You need mountaineering skills to get ashore

Treguier marina

Treguier Marina

From the marina you can drop kick a cat (come on, they are a waste of good D.N.A) to the town although when the water is low you need climbing gear to get up the walkway off the pontoon. Around the boat is the continual noise from fish intent on breaking the high jump record as they crash back in the water. Treguier marina is set just short of a bridge that is very low but you can risk taking the dinghy further upstream to view more. You might not get back in the strong current but there is a good bus service.

 

Sex toys, speedos and premenstrual women

sex toy but you cannot get Speedos

Angelina.. Sex Toy?

The only blight on an otherwise beautiful town is an automated pizza machine that delivers a pizza, boxed in three minutes and a huge yellow video machine that dispenses sex videos and looks like a skip. I suppose its called progress but in this quaint old town they are as welcome as a slimmer’s world club in Somalia.

Before leaving we were treated to a “How not to moor” exhibition by the French version of Laurel and Hardy. The swooped in, full throttle, cigarettes in mouth as the French tend to do and wearing Speedos. Then the river had them like an afro cut to a Velcro headboard. They were swept onto the boat next to us and then still on full throttle it went down a line of six boats hitting the outboards on each one. It took four of us 20 minutes to get them out. By the time they had finished the side of their boat looked like it had been attacked by a premenstrual woman with an ice pick.

We worry that we may be coming a little “poncy”. We have started to drink wine in the evenings and even use goblet’s made from real glass. We are beginning to understand a French menu, know when to say Bonjour, Bonsoir and bon nuit. We even had French accordion music on the radio the other night but Jordan and Aiden have banned me listening to it for some reason. I even tried croissants for breakfast but the paper bag they came in tasted better.

We left Treguier with fond memories and our son took Cygnus III back up the river towards Trebeurden in glorious sunshine. It was a beautiful sail between rocky islands and the only problem we had was slowing Cygnus III down in the strong current. There is a sill in Trebeurden we needed to get over and it would not be possible to do so until later in the afternoon. It is the first time we have gone anywhere as slowly as possible unless you count the pub when it’s my round.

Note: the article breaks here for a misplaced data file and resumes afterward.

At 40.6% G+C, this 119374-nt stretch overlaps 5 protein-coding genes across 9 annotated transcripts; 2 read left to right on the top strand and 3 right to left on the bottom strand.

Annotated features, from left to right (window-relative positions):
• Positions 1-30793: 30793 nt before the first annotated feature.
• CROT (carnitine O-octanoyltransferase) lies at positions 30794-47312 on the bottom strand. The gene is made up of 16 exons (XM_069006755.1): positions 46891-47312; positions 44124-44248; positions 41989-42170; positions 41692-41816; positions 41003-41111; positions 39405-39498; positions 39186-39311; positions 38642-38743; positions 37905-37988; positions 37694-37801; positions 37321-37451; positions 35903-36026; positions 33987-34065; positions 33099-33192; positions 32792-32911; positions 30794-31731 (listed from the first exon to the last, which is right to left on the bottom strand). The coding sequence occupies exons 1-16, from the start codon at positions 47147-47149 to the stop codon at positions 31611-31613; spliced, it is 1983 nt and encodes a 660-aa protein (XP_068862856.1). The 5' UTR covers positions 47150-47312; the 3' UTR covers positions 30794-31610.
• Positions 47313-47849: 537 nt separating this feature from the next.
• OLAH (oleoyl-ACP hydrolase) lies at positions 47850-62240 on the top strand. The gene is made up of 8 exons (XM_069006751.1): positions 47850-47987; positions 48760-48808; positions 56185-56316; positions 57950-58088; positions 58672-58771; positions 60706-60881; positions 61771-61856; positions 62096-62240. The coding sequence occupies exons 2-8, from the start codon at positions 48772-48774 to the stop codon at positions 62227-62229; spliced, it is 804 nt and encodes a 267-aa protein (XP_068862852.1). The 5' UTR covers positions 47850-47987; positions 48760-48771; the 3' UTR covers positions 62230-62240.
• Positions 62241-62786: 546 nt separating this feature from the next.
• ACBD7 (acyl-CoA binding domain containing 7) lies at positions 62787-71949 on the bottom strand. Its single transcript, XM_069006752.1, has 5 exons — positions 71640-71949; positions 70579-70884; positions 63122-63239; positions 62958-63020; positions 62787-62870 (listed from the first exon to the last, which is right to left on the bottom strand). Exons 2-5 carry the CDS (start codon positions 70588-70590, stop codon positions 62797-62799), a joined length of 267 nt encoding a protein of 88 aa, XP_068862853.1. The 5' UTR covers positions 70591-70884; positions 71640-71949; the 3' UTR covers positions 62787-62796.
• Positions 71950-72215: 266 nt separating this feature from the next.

Trebeurden. It is only kinky the first time.

trebeurden entrance

Trebeurden marina entrance

The approach to Trebeurden marina is a bit of a cheek squeezer when you first look at it. Rocks all around, a drying bay and a steel girder entrance that looks as if it is still under construction. As I tell Angelina, “it is only Kinky the first time and after that it is easy”. The same with this entrance.

On first impressions Trebeurden is more of a holiday resort compared to a lot of places but look under the surface and its surrounded by natural beauty. We have been to so many delightful places than the bar has now been raised and getting over it would need a plan devised by the “A-Team”.

 entrance low tide

The entrance low tide

I do have to say Trebeurden is the only harbour I have walked round. On the outside! There is literally no water unless you count the spurts from the razor clams that squirt up like miniature geysers. It is pretty spooky when you first see it.

The local’s pour onto the sand in droves every low tide digging up all manner of shelled seafood’s for tea. I did give Angelina a bucket and spade to try. Later I am going to the hospital to have them surgically removed.

 

Speedos are not big

Now I do have a complaint here about French men and Speedos. They all wear “Speedos”. It’s not right, it’s certainly not big, especially in the cold water and it’s not clever. I am afraid that the fashion Police are far too scared to get a grip and take the problem in hand. Speedos are the first thing I would ban when I rule the world.

Tomorrow we sail again westwards. One more stop and then we will go into Brest for a few days comfort stop. No, I refuse to use any more puns, well until next time.

If you would like to see more of our images of Treguier then click here but don’t expect me to pose in Speedos.

 

Swan